Larry Norman’s ‘Great American Novel’ is a classic Christian song, prophetically ahead of its time in its articulation of the United States’ claim that Christian values are at the centre of its national life, whilst a litany of truths about power structures and daily life in the country so plainly contradicted that. The chorus of the song railed that:
‘And your money says in God we trust,
But it’s against the law to pray in school;
You say we beat the Russians to the moon,
And I say you starved your children to do it.’
I wonder what Larry would write and sing today, given the ever increasing and extreme ways that God is dishonoured in the US by the blasphemous fusing of Christianity and American exceptionalism, the cross of Jesus and the Stars and Stripes merged in the minds of many as two great and righteous allegiances that have become impossible to separate.
In our own country the sense of national unity and ‘rallying around the flag’ that coronavirus brought about has been torn apart in the last 72 hours, the culture wars returning with a vengeance. At the centre of the storm is Dominic Cummings, our Prime Minister’s Chief Advisor, to some a maverick genius whose political alchemy delivered both Brexit and an 80-seat majority to Boris Johnson, to others a pantomime villain famed for his personal aggression, secrecy and contempt for rank and file MPs and civil servants.
At the heart of the story of his trip to Durham is ‘one rule for one, one rule for another’ hypocrisy, with thousands of people missing funerals or the chance to say goodbye to dying friends and relatives, or not yet seeing newborn grandchildren, or simply suffering the aggregated erosion of the pressure weeks of lockdown has imposed on their mental health, whilst a man who helped set the rules apparently ignored them.
Cummings claims his interpretation of the lockdown rules was correct even though many others completely disagree. These include the former chief constable of Durham police who told the Guardian: “It is clear he has broken the rules. It could not be clearer. I cannot think of a worse example of a breach of the lockdown rules.”
On Sunday afternoon Cummings waded through a mass of journalists door-stepping his house and drove off for a lengthy meeting with the Prime Minister at Downing Street. As always he was defying convention, heading to the UK’s most prestigious address in a casual t-shirt and tracksuit bottoms, carrying not a briefcase but a black bin bag. But whatever statement that scruffiness is meant to make, something else was much more interesting about his appearance. Look closely at the lanyard to which his Downing Street pass was attached and you could see the following words on the blue ribbon: ‘In God we trust.’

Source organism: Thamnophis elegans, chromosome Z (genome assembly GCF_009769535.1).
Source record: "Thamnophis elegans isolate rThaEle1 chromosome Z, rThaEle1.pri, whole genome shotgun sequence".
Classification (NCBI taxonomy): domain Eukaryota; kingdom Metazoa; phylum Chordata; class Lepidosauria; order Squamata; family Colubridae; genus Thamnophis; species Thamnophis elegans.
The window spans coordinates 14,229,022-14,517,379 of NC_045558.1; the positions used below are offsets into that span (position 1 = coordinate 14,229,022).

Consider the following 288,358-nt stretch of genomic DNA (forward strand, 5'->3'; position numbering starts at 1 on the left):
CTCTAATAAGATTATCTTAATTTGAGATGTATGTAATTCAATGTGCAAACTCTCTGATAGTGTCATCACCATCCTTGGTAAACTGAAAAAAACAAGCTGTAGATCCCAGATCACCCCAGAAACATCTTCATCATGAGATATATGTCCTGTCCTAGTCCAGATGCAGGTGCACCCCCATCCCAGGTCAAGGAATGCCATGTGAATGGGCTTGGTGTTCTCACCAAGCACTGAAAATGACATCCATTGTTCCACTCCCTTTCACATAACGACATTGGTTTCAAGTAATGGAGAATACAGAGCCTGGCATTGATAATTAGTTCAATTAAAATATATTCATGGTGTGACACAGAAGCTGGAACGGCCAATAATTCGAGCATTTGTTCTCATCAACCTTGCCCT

I wonder what those words mean. The most obvious interpretation is that they’re famously associated with US dollar bills, that those on the right wing of politics attach great weight to ideals of personal freedom and liberty, and in that they’re enormously influenced by American politics where those values are close to sacred.
Could they mean something more? I’ve read a number of profiles of Dominic Cummings over the last couple of years and I can’t recall any mention of personal Christian faith in them. Patrick Wintour, writing in the Guardian, says “Anna Karenina, maths and Bismarck are his three obsessions,” but I recognise we can’t judge or make windows into a man’s soul.
And yet. After the events of this last weekend, Larry Norman’s tune turns through my head and I think ‘And your lanyard says in God we trust...’ If we’re going to wear lanyards that say that please let’s show it means something by letting us see some true Christian fruitfulness at the heart of our national life. Compassion that doesn’t demonise those forced to rely on benefits. Recognition that something is broken in our nation when use of food banks has become so commonplace and acceptable. Common decency that doesn’t even contemplate surcharges on overseas NHS workers. An acknowledgment that truthfulness matters. The humility that says ‘I put my hands up, I did something wrong’, however hard that might be.
But if ‘your lanyard says in God we trust’ is just a tribute to America and libertarian politics, then please ditch it now, because it dishonours a Holy God whose divine heart burns with passion for righteousness. God who won’t be mocked and is to be honoured rather than spun, and worshiped rather than played. God who longs for justice and mercy way more than he longs for lanyards and slogans.
Colin Neill is a Contemporary Christianity Board Member.
Please note that the statements and views expressed in this article of those of the author and do not necessarily represent those of Contemporary Christianity.